Liverpool paid Man City £1m after scouting database was hacked

September 23 – Liverpool reportedly paid Manchester City £1 million in September 2013 to end allegations that the club’s scouts had been spying on the activity of their Manchester counterparts.

The report, in the Sunday Times, names two former Man City employees – Dave Fallows, now Liverpool’s head of recruitment, and Julian Ward, now the club’s loan pathways manager – as accessing the Man City database on the Scout7 system.

They gained entry to the online system using the log-in and password of a Man City scout between June 2012 and February 2013.

That log-in enabled Liverpool to monitor which players Man City were tracking. Scout7 holds performance data and video on more than half a million players worldwide.

News reports in June 2013 said that Man City believed their scouting database had been hacked by an employee at another Premier League club. Their belief was confirmed by computer fraud investigators and pointed towards Liverpool and the former City employees.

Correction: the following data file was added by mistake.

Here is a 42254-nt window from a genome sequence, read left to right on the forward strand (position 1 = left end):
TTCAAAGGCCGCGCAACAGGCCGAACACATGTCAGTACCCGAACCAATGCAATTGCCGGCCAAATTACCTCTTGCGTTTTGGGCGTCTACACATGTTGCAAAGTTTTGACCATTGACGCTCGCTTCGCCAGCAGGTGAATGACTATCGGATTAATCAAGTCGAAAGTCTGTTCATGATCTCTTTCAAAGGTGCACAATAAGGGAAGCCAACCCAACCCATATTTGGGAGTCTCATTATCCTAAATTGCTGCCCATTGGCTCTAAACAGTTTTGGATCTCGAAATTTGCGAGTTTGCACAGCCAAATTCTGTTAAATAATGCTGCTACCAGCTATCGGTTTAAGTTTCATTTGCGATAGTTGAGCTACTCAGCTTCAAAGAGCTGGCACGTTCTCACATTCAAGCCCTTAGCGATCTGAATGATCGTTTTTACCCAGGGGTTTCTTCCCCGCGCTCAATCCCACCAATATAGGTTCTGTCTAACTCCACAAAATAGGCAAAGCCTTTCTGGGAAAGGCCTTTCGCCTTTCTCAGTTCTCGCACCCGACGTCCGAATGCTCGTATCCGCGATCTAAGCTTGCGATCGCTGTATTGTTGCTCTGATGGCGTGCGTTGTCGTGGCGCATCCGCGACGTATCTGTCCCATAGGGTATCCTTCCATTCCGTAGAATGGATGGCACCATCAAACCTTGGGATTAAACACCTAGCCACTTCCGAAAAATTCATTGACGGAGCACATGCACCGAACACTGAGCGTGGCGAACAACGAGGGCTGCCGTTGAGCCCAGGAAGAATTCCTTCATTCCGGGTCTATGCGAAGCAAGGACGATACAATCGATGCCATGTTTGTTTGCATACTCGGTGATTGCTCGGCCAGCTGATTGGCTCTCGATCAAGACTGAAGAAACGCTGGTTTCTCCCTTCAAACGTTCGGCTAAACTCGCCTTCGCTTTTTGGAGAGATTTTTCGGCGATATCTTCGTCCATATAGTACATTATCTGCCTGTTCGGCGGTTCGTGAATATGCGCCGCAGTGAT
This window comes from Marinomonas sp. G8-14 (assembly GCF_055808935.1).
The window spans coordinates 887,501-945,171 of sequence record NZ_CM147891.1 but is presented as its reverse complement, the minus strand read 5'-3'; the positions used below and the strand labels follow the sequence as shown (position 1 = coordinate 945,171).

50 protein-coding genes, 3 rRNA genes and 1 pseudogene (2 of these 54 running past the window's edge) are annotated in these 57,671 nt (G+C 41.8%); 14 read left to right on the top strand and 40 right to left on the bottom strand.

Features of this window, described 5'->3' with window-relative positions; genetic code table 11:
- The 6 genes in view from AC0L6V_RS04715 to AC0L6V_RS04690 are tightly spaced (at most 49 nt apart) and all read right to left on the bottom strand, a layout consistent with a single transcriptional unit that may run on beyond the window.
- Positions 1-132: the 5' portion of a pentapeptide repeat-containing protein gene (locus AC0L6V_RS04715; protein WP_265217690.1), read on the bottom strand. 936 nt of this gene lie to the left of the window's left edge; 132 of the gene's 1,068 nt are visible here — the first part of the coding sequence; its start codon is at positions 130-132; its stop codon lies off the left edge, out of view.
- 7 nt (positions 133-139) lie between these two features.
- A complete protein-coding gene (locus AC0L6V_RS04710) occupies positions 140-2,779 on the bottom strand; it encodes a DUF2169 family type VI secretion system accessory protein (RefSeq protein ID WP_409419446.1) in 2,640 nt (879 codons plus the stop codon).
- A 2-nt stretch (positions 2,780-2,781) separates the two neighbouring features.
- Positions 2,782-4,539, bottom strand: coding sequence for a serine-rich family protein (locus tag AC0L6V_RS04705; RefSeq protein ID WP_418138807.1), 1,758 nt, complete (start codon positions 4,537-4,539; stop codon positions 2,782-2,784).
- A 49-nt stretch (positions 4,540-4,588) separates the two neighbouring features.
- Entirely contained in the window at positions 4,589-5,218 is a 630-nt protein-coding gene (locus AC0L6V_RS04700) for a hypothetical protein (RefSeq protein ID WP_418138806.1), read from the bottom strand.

The impact of the database hack is unclear, though the Sunday Times suggests the Man City signings of Fernandinho for £36 million from Shakhtar Donetsk and Jesus Navas for £18 million from Seville were speeded up City feared they could lose both signings.

The report has prompted calls for a Premier League investigation by Damian Collins, the chairman of the parliamentary digital, culture, media and sport committee.

“I do believe the Premier League should now try to establish exactly what happened in this case and how the clubs came to a settlement. It is an important issue if confidential player data is being accessed. There could even be grounds for this being investigated by the Information Commissioner’s Office,” said Collins.

Both clubs have refused to comment on the incident or the legal settlement.

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